Mayor Rahm Emanuel on Tuesday dismissed criticism aimed at his hand-picked school board’s decision to approve seven new charter schools after it shuttered 47 neighborhood schools last year, saying they’re two separate issues.
The mayor made his first public comments on the matter since the Chicago Board of Education vote last week on charter school expansion months after the district cut $168 million from individual school budgets. Asked how he can justify millions of dollars in start-up costs and ongoing operational spending at new charters when Chicago Public Schools are being forced to make do with less, the mayor said it’s not “a zero-sum game.”
“That’s not how this city in the past has looked at it, and in the future, and this is in areas primarily, not exclusively, where there’s overcrowding, which we have also a challenge,” said Emanuel, before bringing up his frequent argument that charter schools are about giving parents more choices.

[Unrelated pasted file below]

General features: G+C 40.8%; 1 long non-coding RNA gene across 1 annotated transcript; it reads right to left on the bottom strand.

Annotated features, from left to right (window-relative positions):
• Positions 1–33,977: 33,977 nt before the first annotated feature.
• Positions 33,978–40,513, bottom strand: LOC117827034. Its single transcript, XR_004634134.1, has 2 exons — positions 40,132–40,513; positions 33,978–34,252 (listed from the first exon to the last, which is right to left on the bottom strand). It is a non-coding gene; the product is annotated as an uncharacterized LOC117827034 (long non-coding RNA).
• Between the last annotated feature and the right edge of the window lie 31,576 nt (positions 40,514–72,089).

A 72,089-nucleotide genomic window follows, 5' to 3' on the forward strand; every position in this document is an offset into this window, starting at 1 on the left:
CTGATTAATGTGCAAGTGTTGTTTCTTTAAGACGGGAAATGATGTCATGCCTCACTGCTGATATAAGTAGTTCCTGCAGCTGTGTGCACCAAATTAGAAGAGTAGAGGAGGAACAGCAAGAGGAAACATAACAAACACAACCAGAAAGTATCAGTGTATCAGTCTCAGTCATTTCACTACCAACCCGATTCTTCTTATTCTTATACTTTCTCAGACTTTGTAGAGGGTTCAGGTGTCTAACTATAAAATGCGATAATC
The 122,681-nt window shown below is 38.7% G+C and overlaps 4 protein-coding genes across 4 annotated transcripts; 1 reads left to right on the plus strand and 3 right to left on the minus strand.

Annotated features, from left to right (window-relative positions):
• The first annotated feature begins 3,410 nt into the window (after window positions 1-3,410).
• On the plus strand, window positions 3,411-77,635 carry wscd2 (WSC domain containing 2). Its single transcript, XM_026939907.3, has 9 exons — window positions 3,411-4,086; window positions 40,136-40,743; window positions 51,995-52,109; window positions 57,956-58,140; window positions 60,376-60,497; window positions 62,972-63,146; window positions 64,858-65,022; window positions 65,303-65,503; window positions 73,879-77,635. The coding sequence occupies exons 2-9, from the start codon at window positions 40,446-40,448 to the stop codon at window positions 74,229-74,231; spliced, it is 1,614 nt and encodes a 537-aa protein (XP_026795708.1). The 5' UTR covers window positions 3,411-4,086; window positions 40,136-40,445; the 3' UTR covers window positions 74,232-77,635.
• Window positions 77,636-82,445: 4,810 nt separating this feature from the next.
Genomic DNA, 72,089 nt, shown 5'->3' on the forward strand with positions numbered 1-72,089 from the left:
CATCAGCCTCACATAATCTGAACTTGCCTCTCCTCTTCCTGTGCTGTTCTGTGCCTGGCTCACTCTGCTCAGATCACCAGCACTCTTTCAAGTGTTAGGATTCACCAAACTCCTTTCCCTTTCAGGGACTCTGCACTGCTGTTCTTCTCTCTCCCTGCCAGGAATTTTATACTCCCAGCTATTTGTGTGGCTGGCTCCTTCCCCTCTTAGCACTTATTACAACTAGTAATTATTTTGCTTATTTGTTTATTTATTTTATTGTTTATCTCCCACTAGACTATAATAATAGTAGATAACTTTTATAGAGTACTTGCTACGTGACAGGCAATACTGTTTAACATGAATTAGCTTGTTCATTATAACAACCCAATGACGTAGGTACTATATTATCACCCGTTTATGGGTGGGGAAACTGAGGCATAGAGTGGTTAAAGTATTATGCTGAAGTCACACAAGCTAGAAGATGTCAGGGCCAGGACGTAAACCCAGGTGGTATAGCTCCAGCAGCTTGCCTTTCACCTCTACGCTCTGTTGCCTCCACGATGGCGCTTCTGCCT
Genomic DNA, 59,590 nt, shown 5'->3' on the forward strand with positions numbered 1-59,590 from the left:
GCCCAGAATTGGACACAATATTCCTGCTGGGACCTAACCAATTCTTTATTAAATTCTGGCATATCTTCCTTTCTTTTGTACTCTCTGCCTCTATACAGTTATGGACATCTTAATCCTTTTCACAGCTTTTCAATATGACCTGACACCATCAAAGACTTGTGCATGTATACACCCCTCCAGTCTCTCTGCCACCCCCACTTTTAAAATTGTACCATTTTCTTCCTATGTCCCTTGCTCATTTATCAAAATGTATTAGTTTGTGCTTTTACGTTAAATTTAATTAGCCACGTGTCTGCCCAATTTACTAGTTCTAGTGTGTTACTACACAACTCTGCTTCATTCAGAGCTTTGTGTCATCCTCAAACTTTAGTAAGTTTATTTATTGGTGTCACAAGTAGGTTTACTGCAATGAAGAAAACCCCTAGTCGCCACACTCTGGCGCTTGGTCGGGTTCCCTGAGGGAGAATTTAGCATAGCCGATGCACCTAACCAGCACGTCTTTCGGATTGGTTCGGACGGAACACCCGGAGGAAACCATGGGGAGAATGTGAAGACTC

Approving new charter schools after closing dozens of neighborhood schools isn’t contradictory, Emanuel argued, because the decisions addressed two different issues. Many of the closed schools, which were mostly on the city’s South and West Sides, had too few students, the mayor said. At the same time, CPS is aiming to grow charter schools in areas where there aren’t enough classrooms, Emanuel said.
“We had some under-enrollment,” he said. “We also, in other areas of the city, (have) an overcrowding problem.”
Emanuel’s move to close 47 public schools before this school year remains unpopular in parts of the city, and parents groups and the Chicago Teachers Union continue to loudly complain about the impact that cuts in resources are having on the quality of education.
Three of the seven new charter schools will be located in communities with overcrowded schools, according to the district. Before the vote, the school district had said that neighborhoods with overcrowded schools would be target areas for new charters this year.
Emanuel addressed the school issue at an event on the Southwest Side to call on Chicago families who qualify for the earned income tax credit to take advantage of free services to help them apply for it.
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